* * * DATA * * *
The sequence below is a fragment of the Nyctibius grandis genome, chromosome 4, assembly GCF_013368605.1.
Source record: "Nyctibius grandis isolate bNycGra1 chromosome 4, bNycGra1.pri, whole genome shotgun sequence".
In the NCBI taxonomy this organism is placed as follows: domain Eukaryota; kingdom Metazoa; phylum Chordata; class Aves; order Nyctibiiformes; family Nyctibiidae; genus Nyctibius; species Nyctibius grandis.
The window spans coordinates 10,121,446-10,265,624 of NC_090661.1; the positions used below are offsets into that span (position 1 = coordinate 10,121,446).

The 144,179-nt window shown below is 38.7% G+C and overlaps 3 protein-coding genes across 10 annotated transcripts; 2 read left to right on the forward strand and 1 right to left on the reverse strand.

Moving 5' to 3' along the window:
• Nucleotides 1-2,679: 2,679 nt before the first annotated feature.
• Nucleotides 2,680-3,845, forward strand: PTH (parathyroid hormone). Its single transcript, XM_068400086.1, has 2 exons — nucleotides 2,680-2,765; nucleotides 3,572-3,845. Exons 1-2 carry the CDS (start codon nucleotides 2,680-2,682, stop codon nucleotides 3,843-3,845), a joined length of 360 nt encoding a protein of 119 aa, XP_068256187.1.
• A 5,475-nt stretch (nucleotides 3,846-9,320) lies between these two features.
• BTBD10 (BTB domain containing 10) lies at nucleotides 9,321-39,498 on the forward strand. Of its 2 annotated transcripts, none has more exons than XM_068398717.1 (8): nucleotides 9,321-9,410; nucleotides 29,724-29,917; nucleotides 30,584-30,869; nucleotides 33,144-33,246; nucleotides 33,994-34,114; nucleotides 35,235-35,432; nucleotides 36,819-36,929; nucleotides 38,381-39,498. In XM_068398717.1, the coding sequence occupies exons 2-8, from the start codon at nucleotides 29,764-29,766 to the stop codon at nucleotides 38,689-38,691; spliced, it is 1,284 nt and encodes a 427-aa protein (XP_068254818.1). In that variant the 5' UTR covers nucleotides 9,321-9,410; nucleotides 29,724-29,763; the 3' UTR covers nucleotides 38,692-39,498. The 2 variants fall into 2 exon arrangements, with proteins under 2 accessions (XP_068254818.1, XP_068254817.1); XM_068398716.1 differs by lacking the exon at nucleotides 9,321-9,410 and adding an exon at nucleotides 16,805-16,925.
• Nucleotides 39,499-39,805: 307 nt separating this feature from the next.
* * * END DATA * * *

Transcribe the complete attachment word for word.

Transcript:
The sequence below is a fragment of the Nyctibius grandis genome, chromosome 4, assembly GCF_013368605.1.
Source record: "Nyctibius grandis isolate bNycGra1 chromosome 4, bNycGra1.pri, whole genome shotgun sequence".
In the NCBI taxonomy this organism is placed as follows: domain Eukaryota; kingdom Metazoa; phylum Chordata; class Aves; order Nyctibiiformes; family Nyctibiidae; genus Nyctibius; species Nyctibius grandis.
The window spans coordinates 10,121,446-10,265,624 of NC_090661.1; the positions used below are offsets into that span (position 1 = coordinate 10,121,446).

The 144,179-nt window shown below is 38.7% G+C and overlaps 3 protein-coding genes across 10 annotated transcripts; 2 read left to right on the forward strand and 1 right to left on the reverse strand.

Moving 5' to 3' along the window:
• Nucleotides 1-2,679: 2,679 nt before the first annotated feature.
• Nucleotides 2,680-3,845, forward strand: PTH (parathyroid hormone). Its single transcript, XM_068400086.1, has 2 exons — nucleotides 2,680-2,765; nucleotides 3,572-3,845. Exons 1-2 carry the CDS (start codon nucleotides 2,680-2,682, stop codon nucleotides 3,843-3,845), a joined length of 360 nt encoding a protein of 119 aa, XP_068256187.1.
• A 5,475-nt stretch (nucleotides 3,846-9,320) lies between these two features.
• BTBD10 (BTB domain containing 10) lies at nucleotides 9,321-39,498 on the forward strand. Of its 2 annotated transcripts, none has more exons than XM_068398717.1 (8): nucleotides 9,321-9,410; nucleotides 29,724-29,917; nucleotides 30,584-30,869; nucleotides 33,144-33,246; nucleotides 33,994-34,114; nucleotides 35,235-35,432; nucleotides 36,819-36,929; nucleotides 38,381-39,498. In XM_068398717.1, the coding sequence occupies exons 2-8, from the start codon at nucleotides 29,764-29,766 to the stop codon at nucleotides 38,689-38,691; spliced, it is 1,284 nt and encodes a 427-aa protein (XP_068254818.1). In that variant the 5' UTR covers nucleotides 9,321-9,410; nucleotides 29,724-29,763; the 3' UTR covers nucleotides 38,692-39,498. The 2 variants fall into 2 exon arrangements, with proteins under 2 accessions (XP_068254818.1, XP_068254817.1); XM_068398716.1 differs by lacking the exon at nucleotides 9,321-9,410 and adding an exon at nucleotides 16,805-16,925.
• Nucleotides 39,499-39,805: 307 nt separating this feature from the next.